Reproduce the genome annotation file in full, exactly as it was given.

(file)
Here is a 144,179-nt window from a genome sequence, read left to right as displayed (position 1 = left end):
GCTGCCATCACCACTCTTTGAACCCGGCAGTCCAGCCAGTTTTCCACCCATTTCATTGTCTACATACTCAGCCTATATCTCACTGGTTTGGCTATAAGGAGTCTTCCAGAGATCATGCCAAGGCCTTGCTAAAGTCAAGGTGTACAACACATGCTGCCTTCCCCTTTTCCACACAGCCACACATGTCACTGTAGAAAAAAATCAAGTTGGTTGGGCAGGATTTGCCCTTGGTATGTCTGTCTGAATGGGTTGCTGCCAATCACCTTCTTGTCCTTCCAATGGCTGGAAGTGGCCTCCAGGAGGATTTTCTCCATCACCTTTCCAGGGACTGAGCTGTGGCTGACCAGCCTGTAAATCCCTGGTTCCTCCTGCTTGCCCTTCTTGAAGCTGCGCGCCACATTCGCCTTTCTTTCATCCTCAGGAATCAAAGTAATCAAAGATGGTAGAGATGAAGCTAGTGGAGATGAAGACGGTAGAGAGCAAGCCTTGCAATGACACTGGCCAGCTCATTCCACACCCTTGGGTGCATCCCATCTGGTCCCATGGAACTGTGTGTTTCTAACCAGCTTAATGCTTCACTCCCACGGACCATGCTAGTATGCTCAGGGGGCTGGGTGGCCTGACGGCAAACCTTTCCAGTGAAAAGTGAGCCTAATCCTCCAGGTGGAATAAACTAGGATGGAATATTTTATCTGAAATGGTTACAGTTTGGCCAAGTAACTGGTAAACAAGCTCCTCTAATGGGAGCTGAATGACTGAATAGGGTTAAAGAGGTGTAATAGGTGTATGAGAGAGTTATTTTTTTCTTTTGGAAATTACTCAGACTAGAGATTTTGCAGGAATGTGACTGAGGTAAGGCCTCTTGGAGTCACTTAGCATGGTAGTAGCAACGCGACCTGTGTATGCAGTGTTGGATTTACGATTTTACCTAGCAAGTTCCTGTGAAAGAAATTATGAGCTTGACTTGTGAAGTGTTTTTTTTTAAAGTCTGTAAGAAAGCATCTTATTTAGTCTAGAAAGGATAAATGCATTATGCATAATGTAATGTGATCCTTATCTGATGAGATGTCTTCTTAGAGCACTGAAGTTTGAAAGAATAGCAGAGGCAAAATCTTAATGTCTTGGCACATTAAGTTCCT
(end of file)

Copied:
Here is a 144,179-nt window from a genome sequence, read left to right as displayed (position 1 = left end):
GCTGCCATCACCACTCTTTGAACCCGGCAGTCCAGCCAGTTTTCCACCCATTTCATTGTCTACATACTCAGCCTATATCTCACTGGTTTGGCTATAAGGAGTCTTCCAGAGATCATGCCAAGGCCTTGCTAAAGTCAAGGTGTACAACACATGCTGCCTTCCCCTTTTCCACACAGCCACACATGTCACTGTAGAAAAAAATCAAGTTGGTTGGGCAGGATTTGCCCTTGGTATGTCTGTCTGAATGGGTTGCTGCCAATCACCTTCTTGTCCTTCCAATGGCTGGAAGTGGCCTCCAGGAGGATTTTCTCCATCACCTTTCCAGGGACTGAGCTGTGGCTGACCAGCCTGTAAATCCCTGGTTCCTCCTGCTTGCCCTTCTTGAAGCTGCGCGCCACATTCGCCTTTCTTTCATCCTCAGGAATCAAAGTAATCAAAGATGGTAGAGATGAAGCTAGTGGAGATGAAGACGGTAGAGAGCAAGCCTTGCAATGACACTGGCCAGCTCATTCCACACCCTTGGGTGCATCCCATCTGGTCCCATGGAACTGTGTGTTTCTAACCAGCTTAATGCTTCACTCCCACGGACCATGCTAGTATGCTCAGGGGGCTGGGTGGCCTGACGGCAAACCTTTCCAGTGAAAAGTGAGCCTAATCCTCCAGGTGGAATAAACTAGGATGGAATATTTTATCTGAAATGGTTACAGTTTGGCCAAGTAACTGGTAAACAAGCTCCTCTAATGGGAGCTGAATGACTGAATAGGGTTAAAGAGGTGTAATAGGTGTATGAGAGAGTTATTTTTTTCTTTTGGAAATTACTCAGACTAGAGATTTTGCAGGAATGTGACTGAGGTAAGGCCTCTTGGAGTCACTTAGCATGGTAGTAGCAACGCGACCTGTGTATGCAGTGTTGGATTTACGATTTTACCTAGCAAGTTCCTGTGAAAGAAATTATGAGCTTGACTTGTGAAGTGTTTTTTTTTAAAGTCTGTAAGAAAGCATCTTATTTAGTCTAGAAAGGATAAATGCATTATGCATAATGTAATGTGATCCTTATCTGATGAGATGTCTTCTTAGAGCACTGAAGTTTGAAAGAATAGCAGAGGCAAAATCTTAATGTCTTGGCACATTAAGTTCCT